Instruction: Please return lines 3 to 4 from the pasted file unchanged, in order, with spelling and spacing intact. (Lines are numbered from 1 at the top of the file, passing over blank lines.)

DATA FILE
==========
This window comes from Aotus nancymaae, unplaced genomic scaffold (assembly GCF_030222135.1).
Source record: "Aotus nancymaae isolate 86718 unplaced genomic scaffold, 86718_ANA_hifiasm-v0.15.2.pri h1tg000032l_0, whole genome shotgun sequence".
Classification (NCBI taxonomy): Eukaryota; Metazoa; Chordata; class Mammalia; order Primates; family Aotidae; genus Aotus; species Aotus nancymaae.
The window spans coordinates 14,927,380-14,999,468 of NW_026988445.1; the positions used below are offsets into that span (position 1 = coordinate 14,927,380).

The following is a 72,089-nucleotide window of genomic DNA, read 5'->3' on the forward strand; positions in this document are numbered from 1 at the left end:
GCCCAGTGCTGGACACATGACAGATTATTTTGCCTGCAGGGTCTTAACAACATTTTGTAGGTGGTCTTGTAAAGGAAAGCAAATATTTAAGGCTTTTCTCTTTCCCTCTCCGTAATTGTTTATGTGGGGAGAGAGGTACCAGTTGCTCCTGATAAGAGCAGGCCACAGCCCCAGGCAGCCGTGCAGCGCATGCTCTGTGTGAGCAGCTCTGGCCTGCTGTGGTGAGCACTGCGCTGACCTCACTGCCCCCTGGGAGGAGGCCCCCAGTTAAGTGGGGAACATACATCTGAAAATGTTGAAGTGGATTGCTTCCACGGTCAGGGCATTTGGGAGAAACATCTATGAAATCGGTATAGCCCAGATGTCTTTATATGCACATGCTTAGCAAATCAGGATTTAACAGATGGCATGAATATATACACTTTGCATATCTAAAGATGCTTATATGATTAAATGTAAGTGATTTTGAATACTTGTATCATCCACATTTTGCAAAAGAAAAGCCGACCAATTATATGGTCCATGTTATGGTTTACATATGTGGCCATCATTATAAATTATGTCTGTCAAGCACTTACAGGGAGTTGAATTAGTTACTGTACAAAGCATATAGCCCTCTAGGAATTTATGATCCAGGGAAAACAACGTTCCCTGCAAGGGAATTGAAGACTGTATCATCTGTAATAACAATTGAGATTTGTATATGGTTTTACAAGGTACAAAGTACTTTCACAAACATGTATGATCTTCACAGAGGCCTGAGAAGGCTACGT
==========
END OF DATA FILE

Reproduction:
Classification (NCBI taxonomy): Eukaryota; Metazoa; Chordata; class Mammalia; order Primates; family Aotidae; genus Aotus; species Aotus nancymaae.
The window spans coordinates 14,927,380-14,999,468 of NW_026988445.1; the positions used below are offsets into that span (position 1 = coordinate 14,927,380).